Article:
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  3. Love these oh-so-helpful tips, Elle! Since a newsletter has long been a goal for sometime in the future, you're inspiring me to make it a current project. Thank you!

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    1. Thanks, Linda. I'm glad I've inspired you.

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  4. I sure wish I had the initiative to do this kind of stuff ... I issue one post per week on my blog ... here's how is goes: Tuesday I start thinking about next week's post, Wednesday I think about it some more. Thursday I might pen a few sentences, but normally that doesn't happen until Friday ... Sat/Sun, well it's the weekend, for heaven's sake ... Monday, I panic and finish the post ... and, then it's Tuesday again. A newsletter might just over-tax my poor little underworked brain.

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    1. That sounds very much like my working schedule, Christopher! Discipline, grasshopper, discipline.

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  5. I'll talk about unsubscribes at month-end, Diana. Also, I would strongly recommend you NOT send a weekly newsletter if the content is mostly about you, instead of "added content" for the reader. Susan Albert's weekly newsletter works weekly because it offers information the READER can use in their life - herb lore, holidays coming up, recipes. If you are emailing weekly about YOUR book process, YOUR life, YOUR views (YOUR YOUR YOUR), you will be spamming. It's as simple as that. Don't do that. It gets very tiresome for even your biggest fans to hear from you that often. Monthly is plenty for book updates, with the occasional special offer like a contest. Quarterly is probably optimum for most authors who see it as just another chore.

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    1. I agree to a point, Dani. Some truly wonderful content has been produced based on "me, me, me" - but one has to be an amazing writer with a very special and unique angle to pull it off.

      Your fans are signing up probably for one or both of two reasons: they want to know when your next book is coming out (if they're already fans), or they want a taste (for free) of your writing. You can give them that in the form of short stories, annecdotes, interesting information, etc. The shorter the email the better - one little snippet each week.

      Australian author Kate Forsyth used to write the most amazing newsletter, but it was so long and so full of content that it was something I always flagged to come back to when I had more time (and then forgot about). Then someone suggested she start a blog instead and send out a shorter newsletter, and, from what I can tell, the result appears to be a much better open and click-through rate.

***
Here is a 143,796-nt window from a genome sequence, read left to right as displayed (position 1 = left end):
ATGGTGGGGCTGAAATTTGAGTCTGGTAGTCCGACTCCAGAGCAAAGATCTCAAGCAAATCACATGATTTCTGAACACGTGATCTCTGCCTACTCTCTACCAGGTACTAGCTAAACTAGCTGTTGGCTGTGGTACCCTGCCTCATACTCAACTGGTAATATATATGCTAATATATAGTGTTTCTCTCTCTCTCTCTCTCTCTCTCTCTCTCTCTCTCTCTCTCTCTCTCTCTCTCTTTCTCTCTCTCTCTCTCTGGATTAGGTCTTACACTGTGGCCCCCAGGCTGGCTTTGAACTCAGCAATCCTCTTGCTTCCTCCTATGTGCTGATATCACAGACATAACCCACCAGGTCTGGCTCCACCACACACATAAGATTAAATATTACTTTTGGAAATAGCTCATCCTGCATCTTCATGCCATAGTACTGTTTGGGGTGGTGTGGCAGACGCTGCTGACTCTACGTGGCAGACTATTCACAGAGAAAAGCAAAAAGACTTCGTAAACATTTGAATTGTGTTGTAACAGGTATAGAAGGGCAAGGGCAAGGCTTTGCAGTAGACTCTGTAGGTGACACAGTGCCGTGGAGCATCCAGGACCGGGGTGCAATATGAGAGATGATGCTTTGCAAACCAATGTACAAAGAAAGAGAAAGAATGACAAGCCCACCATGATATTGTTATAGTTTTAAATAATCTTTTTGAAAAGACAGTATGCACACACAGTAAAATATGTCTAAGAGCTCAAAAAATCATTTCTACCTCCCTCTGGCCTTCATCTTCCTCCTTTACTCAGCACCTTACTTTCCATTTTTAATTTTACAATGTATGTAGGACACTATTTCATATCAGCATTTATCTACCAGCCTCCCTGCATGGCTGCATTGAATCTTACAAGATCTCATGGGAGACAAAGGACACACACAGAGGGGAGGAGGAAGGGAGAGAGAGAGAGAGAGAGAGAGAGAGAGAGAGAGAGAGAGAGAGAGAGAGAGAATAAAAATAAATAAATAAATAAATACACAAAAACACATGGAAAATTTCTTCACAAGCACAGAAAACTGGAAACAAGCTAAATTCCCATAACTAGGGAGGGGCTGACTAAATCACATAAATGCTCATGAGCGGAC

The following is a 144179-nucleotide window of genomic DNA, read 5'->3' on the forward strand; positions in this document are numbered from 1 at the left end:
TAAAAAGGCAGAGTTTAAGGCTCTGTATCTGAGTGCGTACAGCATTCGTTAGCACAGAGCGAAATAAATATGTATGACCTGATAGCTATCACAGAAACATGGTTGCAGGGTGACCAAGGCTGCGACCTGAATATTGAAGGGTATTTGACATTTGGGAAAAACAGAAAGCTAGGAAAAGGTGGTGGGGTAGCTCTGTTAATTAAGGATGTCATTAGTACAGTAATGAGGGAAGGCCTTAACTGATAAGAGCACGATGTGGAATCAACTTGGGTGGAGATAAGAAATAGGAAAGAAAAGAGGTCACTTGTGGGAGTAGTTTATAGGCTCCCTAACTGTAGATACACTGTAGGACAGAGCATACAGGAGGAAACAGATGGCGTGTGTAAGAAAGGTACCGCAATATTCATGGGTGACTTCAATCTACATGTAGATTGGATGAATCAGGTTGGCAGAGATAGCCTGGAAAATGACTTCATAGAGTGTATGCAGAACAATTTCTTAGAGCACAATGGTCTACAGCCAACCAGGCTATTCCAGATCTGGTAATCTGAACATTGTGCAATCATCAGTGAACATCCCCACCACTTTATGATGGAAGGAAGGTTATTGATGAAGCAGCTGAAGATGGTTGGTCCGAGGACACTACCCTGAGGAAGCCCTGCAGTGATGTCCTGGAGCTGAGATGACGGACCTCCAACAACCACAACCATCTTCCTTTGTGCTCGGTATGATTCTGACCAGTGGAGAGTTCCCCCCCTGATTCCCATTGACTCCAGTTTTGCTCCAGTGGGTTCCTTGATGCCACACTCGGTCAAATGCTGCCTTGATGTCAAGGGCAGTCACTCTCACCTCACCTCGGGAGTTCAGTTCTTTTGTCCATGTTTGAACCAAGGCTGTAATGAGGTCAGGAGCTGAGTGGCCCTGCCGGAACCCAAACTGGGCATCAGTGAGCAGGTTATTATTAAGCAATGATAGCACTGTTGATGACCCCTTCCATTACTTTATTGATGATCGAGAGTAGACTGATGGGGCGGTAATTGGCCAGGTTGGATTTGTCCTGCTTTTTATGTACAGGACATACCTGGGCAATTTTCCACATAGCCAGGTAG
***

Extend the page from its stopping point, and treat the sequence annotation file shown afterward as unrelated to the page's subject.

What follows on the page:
It can be hit and miss. It does take a bit of experimenting to get the right note.

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  6. I used to do a newsletter that was aimed at new writers. It had a set format that included an upcoming contest or event for writers, excepts from an article about writing or publishing, news about agents, etc. It only went out to those who had subscribed.

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    1. And an excellent newsletter it is (was?), too. Have you shelved that, Helen? I was just thinking things seemed very quiet from your end lately.

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  7. I've never done a newsletter--like Christopher, I don't know where I'd find the time to do one more thing!! And, frankly, the newsletters I subscribe to often get put aside for reading "later" and then I never get around to it.

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    1. I know what you mean, Heidi. I'm thinking the same thing, but I'm determined to give the newsletter a real go this time. What I've read up about connecting directly with your readers makes a lot of sense. I've dropped a lot of other lower priority stuff in order to "find" (invent, perhaps) the time.

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    2. I kind of like this new reply stuff, don't you?

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  8. Heidi, your newsletter is mostly recycled work you've already done. You can just collect things in a file and then choose the items that work for a newsletter that month - and one page is best. Having a template that you fill in is the best approach for readers. That said, if you feel like it's just one more thing on your plate... then take a pass, because the project is probably not a good idea for you at this time.

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The Blood-Red Pencil is a blog focusing on editing and writing advice. Some of our contributors are editors, some are authors, and some are writing sheep. Yes, sheep.